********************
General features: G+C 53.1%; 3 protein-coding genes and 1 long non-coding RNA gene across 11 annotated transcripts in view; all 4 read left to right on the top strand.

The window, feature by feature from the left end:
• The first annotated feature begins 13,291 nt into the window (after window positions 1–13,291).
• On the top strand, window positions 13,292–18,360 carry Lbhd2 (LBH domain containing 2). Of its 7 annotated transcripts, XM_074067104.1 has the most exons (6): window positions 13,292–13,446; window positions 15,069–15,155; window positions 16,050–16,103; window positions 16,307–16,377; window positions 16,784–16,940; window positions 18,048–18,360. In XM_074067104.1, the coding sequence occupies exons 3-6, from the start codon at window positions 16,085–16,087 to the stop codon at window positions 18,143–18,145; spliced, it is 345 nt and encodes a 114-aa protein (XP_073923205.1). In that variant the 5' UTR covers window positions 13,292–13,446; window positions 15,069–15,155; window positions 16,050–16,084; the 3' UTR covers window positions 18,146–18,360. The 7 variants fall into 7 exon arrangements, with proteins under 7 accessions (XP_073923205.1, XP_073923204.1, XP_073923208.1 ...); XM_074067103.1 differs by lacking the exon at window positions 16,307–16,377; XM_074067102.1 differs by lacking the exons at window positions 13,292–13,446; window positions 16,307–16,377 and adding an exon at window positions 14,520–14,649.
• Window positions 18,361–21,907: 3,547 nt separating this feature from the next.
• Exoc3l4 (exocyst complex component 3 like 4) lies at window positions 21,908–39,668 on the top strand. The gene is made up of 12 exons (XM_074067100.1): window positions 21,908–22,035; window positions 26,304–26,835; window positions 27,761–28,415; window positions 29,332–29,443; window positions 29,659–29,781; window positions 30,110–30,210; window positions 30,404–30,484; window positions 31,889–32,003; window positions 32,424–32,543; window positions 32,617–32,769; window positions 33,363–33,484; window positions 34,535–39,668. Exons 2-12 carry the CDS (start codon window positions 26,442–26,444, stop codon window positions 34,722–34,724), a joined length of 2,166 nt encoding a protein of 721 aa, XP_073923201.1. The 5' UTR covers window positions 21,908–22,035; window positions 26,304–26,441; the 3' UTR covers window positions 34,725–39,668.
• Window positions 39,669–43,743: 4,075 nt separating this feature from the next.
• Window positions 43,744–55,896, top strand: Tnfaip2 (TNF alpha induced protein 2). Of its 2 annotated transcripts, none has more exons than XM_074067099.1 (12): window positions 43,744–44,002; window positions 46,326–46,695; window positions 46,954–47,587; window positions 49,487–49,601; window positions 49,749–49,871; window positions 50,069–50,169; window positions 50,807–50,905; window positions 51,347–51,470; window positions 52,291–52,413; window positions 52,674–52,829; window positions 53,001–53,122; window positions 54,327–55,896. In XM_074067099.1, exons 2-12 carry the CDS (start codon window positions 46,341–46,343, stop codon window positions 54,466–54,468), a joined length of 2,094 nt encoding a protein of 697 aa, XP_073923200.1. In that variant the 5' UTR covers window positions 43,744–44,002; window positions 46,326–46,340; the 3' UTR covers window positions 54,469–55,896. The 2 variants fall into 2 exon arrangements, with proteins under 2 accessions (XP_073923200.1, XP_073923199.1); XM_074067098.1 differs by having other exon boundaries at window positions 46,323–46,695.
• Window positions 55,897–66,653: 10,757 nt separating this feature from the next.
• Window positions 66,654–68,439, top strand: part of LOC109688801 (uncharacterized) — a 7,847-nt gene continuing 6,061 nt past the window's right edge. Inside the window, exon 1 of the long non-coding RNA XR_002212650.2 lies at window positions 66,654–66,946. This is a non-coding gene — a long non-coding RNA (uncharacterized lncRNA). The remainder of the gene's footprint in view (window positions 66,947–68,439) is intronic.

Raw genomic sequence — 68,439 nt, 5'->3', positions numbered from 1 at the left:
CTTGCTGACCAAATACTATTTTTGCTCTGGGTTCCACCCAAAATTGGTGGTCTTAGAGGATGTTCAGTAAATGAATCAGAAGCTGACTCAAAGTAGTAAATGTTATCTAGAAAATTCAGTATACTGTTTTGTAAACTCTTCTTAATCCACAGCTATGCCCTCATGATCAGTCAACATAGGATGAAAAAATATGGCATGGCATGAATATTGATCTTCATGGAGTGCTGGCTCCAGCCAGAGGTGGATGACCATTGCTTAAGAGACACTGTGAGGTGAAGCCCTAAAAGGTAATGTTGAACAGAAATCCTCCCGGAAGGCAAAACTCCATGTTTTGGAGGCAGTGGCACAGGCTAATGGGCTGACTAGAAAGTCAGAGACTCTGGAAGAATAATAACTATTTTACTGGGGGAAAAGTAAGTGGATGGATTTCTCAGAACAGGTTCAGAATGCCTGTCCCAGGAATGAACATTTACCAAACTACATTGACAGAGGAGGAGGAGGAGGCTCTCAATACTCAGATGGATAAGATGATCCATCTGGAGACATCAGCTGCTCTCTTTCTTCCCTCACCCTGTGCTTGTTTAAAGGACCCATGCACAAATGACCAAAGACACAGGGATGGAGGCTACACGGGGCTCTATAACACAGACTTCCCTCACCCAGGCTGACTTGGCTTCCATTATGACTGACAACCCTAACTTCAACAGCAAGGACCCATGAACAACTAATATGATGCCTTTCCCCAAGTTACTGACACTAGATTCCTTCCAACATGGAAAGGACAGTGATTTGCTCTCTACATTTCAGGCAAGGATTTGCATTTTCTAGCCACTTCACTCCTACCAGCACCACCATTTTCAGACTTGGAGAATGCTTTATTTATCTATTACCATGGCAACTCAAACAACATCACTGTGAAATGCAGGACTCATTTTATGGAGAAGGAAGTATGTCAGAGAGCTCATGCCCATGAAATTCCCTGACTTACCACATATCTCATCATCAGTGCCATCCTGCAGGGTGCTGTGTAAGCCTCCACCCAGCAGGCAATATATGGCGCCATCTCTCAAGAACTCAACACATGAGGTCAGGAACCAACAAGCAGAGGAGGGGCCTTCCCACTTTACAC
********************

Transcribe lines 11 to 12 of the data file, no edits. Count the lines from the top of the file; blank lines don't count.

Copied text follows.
Raw genomic sequence — 68,439 nt, 5'->3', positions numbered from 1 at the left:
CTTGCTGACCAAATACTATTTTTGCTCTGGGTTCCACCCAAAATTGGTGGTCTTAGAGGATGTTCAGTAAATGAATCAGAAGCTGACTCAAAGTAGTAAATGTTATCTAGAAAATTCAGTATACTGTTTTGTAAACTCTTCTTAATCCACAGCTATGCCCTCATGATCAGTCAACATAGGATGAAAAAATATGGCATGGCATGAATATTGATCTTCATGGAGTGCTGGCTCCAGCCAGAGGTGGATGACCATTGCTTAAGAGACACTGTGAGGTGAAGCCCTAAAAGGTAATGTTGAACAGAAATCCTCCCGGAAGGCAAAACTCCATGTTTTGGAGGCAGTGGCACAGGCTAATGGGCTGACTAGAAAGTCAGAGACTCTGGAAGAATAATAACTATTTTACTGGGGGAAAAGTAAGTGGATGGATTTCTCAGAACAGGTTCAGAATGCCTGTCCCAGGAATGAACATTTACCAAACTACATTGACAGAGGAGGAGGAGGAGGCTCTCAATACTCAGATGGATAAGATGATCCATCTGGAGACATCAGCTGCTCTCTTTCTTCCCTCACCCTGTGCTTGTTTAAAGGACCCATGCACAAATGACCAAAGACACAGGGATGGAGGCTACACGGGGCTCTATAACACAGACTTCCCTCACCCAGGCTGACTTGGCTTCCATTATGACTGACAACCCTAACTTCAACAGCAAGGACCCATGAACAACTAATATGATGCCTTTCCCCAAGTTACTGACACTAGATTCCTTCCAACATGGAAAGGACAGTGATTTGCTCTCTACATTTCAGGCAAGGATTTGCATTTTCTAGCCACTTCACTCCTACCAGCACCACCATTTTCAGACTTGGAGAATGCTTTATTTATCTATTACCATGGCAACTCAAACAACATCACTGTGAAATGCAGGACTCATTTTATGGAGAAGGAAGTATGTCAGAGAGCTCATGCCCATGAAATTCCCTGACTTACCACATATCTCATCATCAGTGCCATCCTGCAGGGTGCTGTGTAAGCCTCCACCCAGCAGGCAATATATGGCGCCATCTCTCAAGAACTCAACACATGAGGTCAGGAACCAACAAGCAGAGGAGGGGCCTTCCCACTTTACAC